Typically taught in Fall semester. This course is also offered as an online course. This senior level undergraduate course covers principles of communications, local area networks, communications protocols, TCP/IP, and the Internet. If you want to learn how the Internet and its applications work, you should take this class. Note, however, that it is not an easy class. Typically there are three programming assignments, weekly homeworks and two midterms. All programming is done in C/C++, so make sure you are comfortable with these languages. If you don't know them, learn them NOW! There are lots of tutorials and videos on the web. Each Project will take between 10 and 50 hours to complete.
CS 370 with a C [2.0] or better. STAT 301 or STAT/ECE 303 or STAT/ERHS 307 or STAT 309 or STAT 315 or STAT 311 (all with a C [2.0] or better). CS 253 with a C [2.0] or better.
Optional Textbook: Computer Networks, A Systems Approach; 5th Edition by Larry Peterson and Bruce Davie. You may use other versions, but make sure you get the homework assignments correct.
Students are expected to attend lectures, where information will be given that is not available at any other place. Attendance at recitations is recorded and contributes to your grade. Students are expected to:
Excused absences are handled in accordance with CSU policies. If you are ill please let us know right away. CSU requires verifiable proof (e.g. a note from the health center) for students who wish to not be penalized for missed classes and work.
We also do not want you to come to class ill.Make up work will
need to be explicitly negotiated. The objectives include: getting
students to class; not spreading illness; and making
sure students who are ill receive appropriate treatment.
The material in this course (including learning to come to class and
stay awake) is important. Excessive absences will impact your grade.
Here are the formally graded elements of the course and associated weighting:
|Weekly Homeworks||20 %|
|Programming Project 1||5 %|
|Programming Project 2||10 %|
|Programming Project 3||25 %|
|Midterm 1||15 %|
|Midterm 2||15 %|
Your final grade will be determined by the weights above, with one important caveat. Both the tests and the programming assignments assess aspects of skill that are necessary for moving on. Therefore, a student who gets below 65% in either the programming assignments as a whole or the midterms/tests as whole (not counting quizzes) will get a 'D' or worse for the course, even if their scores in other areas raise their overall score to a passing average.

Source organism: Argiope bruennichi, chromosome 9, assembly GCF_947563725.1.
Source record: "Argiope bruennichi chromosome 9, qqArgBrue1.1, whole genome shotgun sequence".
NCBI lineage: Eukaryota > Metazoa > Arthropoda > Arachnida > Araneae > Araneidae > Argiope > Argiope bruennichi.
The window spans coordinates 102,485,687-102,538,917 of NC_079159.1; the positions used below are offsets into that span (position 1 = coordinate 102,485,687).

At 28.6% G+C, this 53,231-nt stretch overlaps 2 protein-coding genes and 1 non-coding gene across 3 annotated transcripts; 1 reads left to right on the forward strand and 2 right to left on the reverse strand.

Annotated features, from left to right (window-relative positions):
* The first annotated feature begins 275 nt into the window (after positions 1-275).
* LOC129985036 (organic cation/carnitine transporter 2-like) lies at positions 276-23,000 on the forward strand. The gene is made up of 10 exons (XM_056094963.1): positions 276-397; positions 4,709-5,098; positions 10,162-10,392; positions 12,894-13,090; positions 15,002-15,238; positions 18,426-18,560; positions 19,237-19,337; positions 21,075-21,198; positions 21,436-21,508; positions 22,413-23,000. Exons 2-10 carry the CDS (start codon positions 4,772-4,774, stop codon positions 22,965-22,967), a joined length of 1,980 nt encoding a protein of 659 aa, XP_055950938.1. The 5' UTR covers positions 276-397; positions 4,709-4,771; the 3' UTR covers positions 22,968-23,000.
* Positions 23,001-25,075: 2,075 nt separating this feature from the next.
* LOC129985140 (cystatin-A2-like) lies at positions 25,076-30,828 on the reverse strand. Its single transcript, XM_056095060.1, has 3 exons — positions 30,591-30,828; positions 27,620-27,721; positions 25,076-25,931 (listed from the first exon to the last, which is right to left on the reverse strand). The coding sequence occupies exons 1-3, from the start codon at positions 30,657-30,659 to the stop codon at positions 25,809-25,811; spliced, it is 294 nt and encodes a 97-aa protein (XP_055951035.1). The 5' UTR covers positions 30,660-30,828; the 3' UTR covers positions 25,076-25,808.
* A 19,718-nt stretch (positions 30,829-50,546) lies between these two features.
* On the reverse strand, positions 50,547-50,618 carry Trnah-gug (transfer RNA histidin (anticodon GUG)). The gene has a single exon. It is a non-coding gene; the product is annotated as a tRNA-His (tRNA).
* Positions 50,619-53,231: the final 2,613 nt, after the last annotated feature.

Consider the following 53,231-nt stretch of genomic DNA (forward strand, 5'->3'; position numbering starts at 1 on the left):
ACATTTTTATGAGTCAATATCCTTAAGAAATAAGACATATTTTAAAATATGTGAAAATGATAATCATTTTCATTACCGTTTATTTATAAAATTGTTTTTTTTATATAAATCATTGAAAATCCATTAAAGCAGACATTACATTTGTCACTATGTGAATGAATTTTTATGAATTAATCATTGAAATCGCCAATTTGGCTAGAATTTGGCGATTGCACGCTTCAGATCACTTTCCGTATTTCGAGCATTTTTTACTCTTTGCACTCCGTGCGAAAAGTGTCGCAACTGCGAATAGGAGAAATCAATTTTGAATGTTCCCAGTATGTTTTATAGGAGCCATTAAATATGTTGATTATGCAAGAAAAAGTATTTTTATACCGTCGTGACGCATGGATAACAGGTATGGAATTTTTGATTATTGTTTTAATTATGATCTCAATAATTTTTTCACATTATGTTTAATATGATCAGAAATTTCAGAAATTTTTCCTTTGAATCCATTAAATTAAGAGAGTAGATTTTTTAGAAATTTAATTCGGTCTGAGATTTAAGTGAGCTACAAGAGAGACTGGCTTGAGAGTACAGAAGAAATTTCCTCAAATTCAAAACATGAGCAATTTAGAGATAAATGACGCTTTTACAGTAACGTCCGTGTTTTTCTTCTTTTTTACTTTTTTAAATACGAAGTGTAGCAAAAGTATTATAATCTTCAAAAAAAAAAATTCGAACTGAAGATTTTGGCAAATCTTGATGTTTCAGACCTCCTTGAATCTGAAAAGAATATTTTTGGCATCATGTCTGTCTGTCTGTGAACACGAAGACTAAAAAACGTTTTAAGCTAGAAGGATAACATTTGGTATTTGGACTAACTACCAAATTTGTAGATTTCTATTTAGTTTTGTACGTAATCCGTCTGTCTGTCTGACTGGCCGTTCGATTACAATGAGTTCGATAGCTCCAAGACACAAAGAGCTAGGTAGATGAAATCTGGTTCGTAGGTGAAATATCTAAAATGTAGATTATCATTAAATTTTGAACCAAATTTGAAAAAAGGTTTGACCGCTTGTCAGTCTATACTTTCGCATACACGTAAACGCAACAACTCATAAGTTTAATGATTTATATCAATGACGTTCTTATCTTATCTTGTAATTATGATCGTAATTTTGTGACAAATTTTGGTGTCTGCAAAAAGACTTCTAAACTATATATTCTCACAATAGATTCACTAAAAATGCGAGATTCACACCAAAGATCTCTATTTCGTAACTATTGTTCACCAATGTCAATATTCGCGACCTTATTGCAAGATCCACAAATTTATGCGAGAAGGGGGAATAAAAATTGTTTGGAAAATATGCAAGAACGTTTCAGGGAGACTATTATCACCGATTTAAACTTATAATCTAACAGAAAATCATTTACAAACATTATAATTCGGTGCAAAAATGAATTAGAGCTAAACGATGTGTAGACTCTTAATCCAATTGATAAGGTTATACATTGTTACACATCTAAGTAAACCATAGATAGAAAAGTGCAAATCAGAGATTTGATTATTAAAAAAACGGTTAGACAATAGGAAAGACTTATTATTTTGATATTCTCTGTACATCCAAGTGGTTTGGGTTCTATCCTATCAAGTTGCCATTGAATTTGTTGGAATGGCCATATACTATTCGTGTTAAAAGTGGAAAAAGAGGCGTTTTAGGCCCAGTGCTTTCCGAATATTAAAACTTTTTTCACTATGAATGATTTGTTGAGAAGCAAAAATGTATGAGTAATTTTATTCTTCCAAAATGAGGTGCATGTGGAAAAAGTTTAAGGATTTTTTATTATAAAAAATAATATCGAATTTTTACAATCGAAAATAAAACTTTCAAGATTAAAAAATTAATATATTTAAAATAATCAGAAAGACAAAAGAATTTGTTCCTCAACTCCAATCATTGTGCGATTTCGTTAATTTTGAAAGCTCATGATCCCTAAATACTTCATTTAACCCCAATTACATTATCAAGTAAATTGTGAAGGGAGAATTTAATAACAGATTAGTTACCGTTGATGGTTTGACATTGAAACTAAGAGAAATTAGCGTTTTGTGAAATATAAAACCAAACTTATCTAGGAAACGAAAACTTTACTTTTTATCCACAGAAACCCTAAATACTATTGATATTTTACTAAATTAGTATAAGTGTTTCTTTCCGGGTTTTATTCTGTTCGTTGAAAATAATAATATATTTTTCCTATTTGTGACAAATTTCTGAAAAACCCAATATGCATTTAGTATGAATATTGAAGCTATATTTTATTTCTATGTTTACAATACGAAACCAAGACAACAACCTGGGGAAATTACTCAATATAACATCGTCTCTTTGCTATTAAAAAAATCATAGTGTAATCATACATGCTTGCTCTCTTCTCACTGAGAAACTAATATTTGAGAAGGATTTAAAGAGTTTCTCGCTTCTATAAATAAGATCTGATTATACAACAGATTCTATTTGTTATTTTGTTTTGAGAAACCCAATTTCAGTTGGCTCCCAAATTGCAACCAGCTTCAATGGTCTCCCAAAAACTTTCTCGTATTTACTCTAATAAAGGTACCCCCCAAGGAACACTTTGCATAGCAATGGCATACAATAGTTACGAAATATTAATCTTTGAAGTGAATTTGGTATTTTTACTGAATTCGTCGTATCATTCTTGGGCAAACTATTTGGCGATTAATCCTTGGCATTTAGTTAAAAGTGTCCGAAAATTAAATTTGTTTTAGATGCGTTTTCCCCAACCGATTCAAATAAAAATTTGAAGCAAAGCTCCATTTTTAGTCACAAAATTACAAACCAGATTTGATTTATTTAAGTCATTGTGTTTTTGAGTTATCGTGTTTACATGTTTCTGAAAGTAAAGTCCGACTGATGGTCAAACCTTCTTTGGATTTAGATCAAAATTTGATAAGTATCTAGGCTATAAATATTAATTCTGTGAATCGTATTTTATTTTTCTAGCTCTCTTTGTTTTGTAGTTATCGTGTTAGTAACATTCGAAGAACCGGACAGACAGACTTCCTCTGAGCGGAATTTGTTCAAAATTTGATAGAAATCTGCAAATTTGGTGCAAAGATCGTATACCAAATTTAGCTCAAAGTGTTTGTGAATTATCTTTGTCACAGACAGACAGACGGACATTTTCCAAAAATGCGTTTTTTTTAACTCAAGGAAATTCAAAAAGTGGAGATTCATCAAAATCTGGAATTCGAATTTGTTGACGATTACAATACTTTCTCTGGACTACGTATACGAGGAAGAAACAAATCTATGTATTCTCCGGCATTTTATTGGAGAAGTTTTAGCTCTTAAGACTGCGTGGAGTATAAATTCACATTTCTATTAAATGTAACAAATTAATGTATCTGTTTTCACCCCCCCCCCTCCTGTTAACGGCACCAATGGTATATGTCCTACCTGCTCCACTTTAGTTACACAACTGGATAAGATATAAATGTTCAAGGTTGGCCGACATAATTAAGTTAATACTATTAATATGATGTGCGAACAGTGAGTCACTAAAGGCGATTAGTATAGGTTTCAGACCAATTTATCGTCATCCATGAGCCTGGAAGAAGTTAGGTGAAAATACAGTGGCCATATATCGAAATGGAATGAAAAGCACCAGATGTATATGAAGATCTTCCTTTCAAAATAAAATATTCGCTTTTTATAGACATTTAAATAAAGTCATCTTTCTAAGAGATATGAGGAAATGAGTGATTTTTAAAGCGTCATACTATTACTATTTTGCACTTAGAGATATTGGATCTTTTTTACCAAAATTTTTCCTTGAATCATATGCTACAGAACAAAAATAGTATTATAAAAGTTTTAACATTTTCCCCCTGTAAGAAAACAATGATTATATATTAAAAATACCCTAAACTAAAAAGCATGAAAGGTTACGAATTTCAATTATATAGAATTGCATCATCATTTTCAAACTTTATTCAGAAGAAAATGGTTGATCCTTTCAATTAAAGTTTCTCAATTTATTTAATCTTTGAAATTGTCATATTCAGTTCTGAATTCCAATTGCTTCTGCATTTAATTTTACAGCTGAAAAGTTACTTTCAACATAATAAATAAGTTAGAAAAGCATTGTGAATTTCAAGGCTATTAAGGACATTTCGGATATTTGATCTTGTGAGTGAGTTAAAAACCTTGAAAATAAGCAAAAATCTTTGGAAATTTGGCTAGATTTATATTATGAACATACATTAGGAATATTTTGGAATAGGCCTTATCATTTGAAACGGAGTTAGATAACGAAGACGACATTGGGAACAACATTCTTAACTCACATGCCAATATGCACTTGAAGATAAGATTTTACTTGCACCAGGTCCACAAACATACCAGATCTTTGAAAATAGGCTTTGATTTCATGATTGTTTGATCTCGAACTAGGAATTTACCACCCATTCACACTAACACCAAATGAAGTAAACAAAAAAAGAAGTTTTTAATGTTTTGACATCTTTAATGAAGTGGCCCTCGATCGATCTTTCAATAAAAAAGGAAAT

Recitations will typically cover elements and fundamentals of Socket Programming. We will initially begin by introducing some basic UNIX concepts required for networking, a small makefile tutorial and a little overview of the GNU debugger. From then onwards we will cover socket programming and related material for homeworks and projects.
There will be 3 programming projects. The grading policies related to the projects are mentioned on this page. The projects will primarily deal with socket programming. However, socket programming will only be the base technology used in each of the projects. On a high level, each project will represent a different problem. C and C++ are the preferred language of coding. You are not allowed to use other programming languages like Java and Python. The projects will basically reflect topics taught in class.
Midterms: Make-up exams are only given for extraordinary circumstances (e.g., illness, death of family member). Students must consult with the instructor as soon as possible, preferably before the start of the exam. Examination dates are listed in the syllabus; be aware of them and plan accordingly.
Programming Projects: Programs are submitted electronically. Details of how this is done appears with the first assignment. Always check the progress page for due dates. The due date will include a day and time. The assignment will also specify a late acceptance period which will include a late penalty of 50%. After the late period, electronic submission is closed; students that have not submitted programs receive no points for the assignment.
Homeworks: Homeworks must be submitted per the instructions in the assignment and are due at the beginning of class on Tuesdays. Handwritten and scanned is acceptable, but the handwriting must be legible. The instructors and TAs reserve the right to decide whether or not a paper is legible. Late homeworks may be turned in at beginning of class on Thursday, and are subject to a 50% late penalty.
|Classes Begin||Tuesday, August 23rd|
|Project 1 posted||Tuesday, August 30th|
|Project 1 Due||Tuesday, September 13th|
|Project 2 posted||Tuesday, September 13th|
|Midterm 1||Thursday, October 13th Time: to be posted soon|
|Project 2 Due||Tuesday, October 25th|
|Project 3 posted||Tuesday, October 25th|
|Project 3 Due||Tuesday, November 29th|
|Midterm 2||Thursday, December 1st Time: to be posted soon|
|Last day of class||Thursday, December 8th|
In addition to responsibilities enumerated in the Colorado State University Student Conduct Code, the Computer Science Department advocates rights and responsibilities of conduct for all its Members: faculty, staff and students, in accordance with the intent of the Code of Ethics of the Association of Computing Machinery.In particular, all department members are obligated to
For questions, explanations, or to report violations, contact your instructor or appropriate department administrator. Mediation of violations will be conducted within the Department and may be referred to the CSU Student Conduct and Conflict Resolution Office.
Colorado State University students should be familiar with the University Honor Pledge.